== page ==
- It must be the same size and weight as competing products.
- It must make no compromises in terms of styling,
- It must offer the same functionality as competing products.
- It must come at the same price point
He says that so far, no device, including Ara, has met these criteria. The only kicker here is a closing comment where he states:
"I suspect that it will be one of the larger players that is well financed, has a track record in hardware design and has money for marketing that eventually cracks it."
In our thinking though, surely Google would qualify? It has so much money and a successful devices project with the Nexus line.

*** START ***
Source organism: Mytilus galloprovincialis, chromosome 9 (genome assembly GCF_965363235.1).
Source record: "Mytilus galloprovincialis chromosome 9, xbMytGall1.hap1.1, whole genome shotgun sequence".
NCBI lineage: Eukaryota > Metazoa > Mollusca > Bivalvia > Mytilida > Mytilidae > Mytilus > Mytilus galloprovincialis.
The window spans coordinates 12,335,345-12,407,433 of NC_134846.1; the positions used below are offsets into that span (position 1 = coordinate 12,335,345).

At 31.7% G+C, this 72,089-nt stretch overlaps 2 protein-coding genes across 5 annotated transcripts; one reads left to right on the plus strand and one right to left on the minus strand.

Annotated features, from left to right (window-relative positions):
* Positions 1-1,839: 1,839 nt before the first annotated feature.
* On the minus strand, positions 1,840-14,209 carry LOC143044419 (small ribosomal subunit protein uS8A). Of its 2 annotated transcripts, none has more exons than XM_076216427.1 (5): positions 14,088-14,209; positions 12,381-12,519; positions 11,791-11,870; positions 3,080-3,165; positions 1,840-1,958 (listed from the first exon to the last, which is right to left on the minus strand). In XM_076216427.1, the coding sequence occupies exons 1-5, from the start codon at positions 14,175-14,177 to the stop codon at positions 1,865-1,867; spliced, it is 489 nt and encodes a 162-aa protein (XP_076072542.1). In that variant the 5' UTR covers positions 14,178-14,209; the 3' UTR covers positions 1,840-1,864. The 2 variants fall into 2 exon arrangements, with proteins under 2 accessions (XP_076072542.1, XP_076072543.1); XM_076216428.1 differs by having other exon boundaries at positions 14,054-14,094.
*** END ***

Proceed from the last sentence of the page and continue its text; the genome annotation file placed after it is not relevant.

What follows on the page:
The Ara group scheduled a pilot test of the device in Puerto Rico last year, but ultimately shelved the plan in an attempt to bring down the device's cost and solve technical hurdles. In May, Google promised a developer version that, contrary to the project's original vision, would not allow users to swap out the phone's processor, battery, or display. Now, it appears the phone is no more, though Reuters reports Google may license the technology to third parties.PROJECT ARA PROVED TOO AMBITIOUS AND COSTLY TO MAKE MODULAR PHONES A REALITY
For what it's worth, the modular dream appears to live on in Motorola, a company once owned by Google and now a subsidiary of Lenovo. The new Moto Z has modular backplates for things like additional battery power, a projector, and a speaker, though it's nowhere near as customizable as the Ara concept was.